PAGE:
The question of whether to watch Don Hahn’s new documentary about Disney Animation in the 1980s and ’90s, Waking Sleeping Beauty, is not a difficult one to answer. While the film does not directly cover Pixar, the film provides an honest portrayal of what the animators and studio heads at Walt Disney experienced during a tumultuous time in the industry. This is the time period when future Pixar figures such as John Lasseter and Joe Ranft, were coming into their own. It was an influential time that really did alter the public’s perception of animation, and is hence worth watching for fans of animation and Pixar.
Director Don Hahn meticulously poured over archival footage to include in the film, which is why there are no ‘talking heads’ (as Hahn himself says in the extras) providing interviews. The result is a treasure trove of footage, some of which has never been widely seen before. You can hear John Lasseter’s voice in some of the footage, as he walks around with a camera in his hands, recording video that may be fascinating to view today, but back then was a simple video. That is apparent throughout the documentary. Providing the audience with actual footage, rather than simply interviews, becomes the driving force behind why there is an incredible honesty to the film. Hahn did not set out to bring Disney secrets to life, but instead to provide a small window into what brought animation to where it is today.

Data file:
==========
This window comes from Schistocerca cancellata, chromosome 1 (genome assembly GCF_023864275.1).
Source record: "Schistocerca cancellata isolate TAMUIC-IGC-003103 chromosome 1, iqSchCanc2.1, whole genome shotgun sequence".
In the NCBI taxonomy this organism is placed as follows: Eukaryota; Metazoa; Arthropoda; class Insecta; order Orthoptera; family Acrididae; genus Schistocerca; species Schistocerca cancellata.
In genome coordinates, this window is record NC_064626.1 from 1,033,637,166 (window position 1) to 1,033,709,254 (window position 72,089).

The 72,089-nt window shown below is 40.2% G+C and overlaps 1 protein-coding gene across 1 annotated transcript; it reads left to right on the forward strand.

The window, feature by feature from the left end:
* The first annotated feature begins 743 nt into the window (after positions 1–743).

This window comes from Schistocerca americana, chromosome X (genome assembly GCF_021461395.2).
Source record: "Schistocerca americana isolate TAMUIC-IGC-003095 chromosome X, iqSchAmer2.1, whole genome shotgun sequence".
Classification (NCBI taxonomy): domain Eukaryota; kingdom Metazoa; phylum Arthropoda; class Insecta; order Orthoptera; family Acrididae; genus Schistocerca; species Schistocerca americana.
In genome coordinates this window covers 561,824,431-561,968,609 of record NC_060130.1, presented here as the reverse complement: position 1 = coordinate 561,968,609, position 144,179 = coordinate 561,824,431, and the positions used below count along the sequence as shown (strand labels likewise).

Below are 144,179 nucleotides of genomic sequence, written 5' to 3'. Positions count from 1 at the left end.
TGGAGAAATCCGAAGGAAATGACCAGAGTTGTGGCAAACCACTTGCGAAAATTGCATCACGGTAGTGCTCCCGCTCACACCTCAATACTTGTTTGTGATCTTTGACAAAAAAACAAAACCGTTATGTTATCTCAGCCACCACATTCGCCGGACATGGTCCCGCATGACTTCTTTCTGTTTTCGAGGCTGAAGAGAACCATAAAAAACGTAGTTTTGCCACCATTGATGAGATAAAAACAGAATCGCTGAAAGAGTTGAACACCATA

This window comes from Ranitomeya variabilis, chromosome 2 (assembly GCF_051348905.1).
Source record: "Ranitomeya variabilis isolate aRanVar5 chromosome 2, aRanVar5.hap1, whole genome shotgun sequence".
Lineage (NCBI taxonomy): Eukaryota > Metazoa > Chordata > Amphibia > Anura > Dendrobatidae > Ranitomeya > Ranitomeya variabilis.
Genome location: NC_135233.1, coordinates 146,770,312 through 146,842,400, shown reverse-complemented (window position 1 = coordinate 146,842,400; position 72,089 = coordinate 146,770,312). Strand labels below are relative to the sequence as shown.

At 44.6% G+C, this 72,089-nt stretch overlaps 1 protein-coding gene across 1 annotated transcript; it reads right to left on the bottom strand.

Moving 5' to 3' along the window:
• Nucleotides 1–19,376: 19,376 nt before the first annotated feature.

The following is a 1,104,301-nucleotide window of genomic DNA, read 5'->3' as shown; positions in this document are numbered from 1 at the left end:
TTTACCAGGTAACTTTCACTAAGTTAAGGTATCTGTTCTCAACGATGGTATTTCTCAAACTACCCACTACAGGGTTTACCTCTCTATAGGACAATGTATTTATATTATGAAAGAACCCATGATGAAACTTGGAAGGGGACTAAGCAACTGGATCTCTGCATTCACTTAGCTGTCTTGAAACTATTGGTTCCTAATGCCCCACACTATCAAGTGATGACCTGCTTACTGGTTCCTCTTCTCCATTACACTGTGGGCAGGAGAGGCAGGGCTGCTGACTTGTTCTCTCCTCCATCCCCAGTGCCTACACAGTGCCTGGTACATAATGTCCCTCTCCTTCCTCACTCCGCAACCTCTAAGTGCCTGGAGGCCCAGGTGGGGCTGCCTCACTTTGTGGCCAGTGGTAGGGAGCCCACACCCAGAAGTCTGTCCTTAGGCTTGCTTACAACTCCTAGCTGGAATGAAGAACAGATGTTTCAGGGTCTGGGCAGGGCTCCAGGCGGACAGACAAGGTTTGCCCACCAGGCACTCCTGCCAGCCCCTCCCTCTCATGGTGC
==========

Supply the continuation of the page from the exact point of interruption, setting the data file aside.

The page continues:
I am sure that many animators who work at Pixar today count The Little Mermaid, Beauty and the Beast, Aladdin, and The Lion King as films that influenced their lives and their work. Waking Sleeping Beauty is the story of what helped bring animation to the level that it is now. Beauty and the Beast was the first animated film nominated for a Best Picture Oscar, which brought notoriety and honor to a medium that had previously been viewed as directed towards children. Finally, animators and others in the industry were given some of the respectability that had been a long time coming.
Sure, Pixar has helped to take that even further, as Up became only the second animated film given a nomination for Best Picture and now there is talk of Toy Story 3 becoming the third. Animation has come a long way from the time when Walt Disney released Snow White. Do yourself a favor and check out Waking Sleeping Beauty, which was just released on DVD. As you are completely engrossed in the spectacular footage, you may just come to appreciate animation and the people that bring it to us that much more.
The limited running time for the documentary meant that a large amount of footage had to be left on the cutting room floor. The great part about the DVD is that the extras on the disc add to the already superb film. Just when you think you are done watching the 86-minute film, you wander over to the bonus features and find even more. While not necessary to view in order to ‘get’ what the film is driving home, the extras complete the viewing experience, and fans of the documentary will be ecstatic to have more. Everything presented on the disc is just so fascinating that you cannot help but want more. That speaks to the fantastic work that Hahn and producer Peter Schneider were able to put forth. Recommended? Absolutely.
For more on Waking Sleeping Beauty, The Pixar Podcast recently conducted a great interview with director Don Hahn. Click here to give it a listen.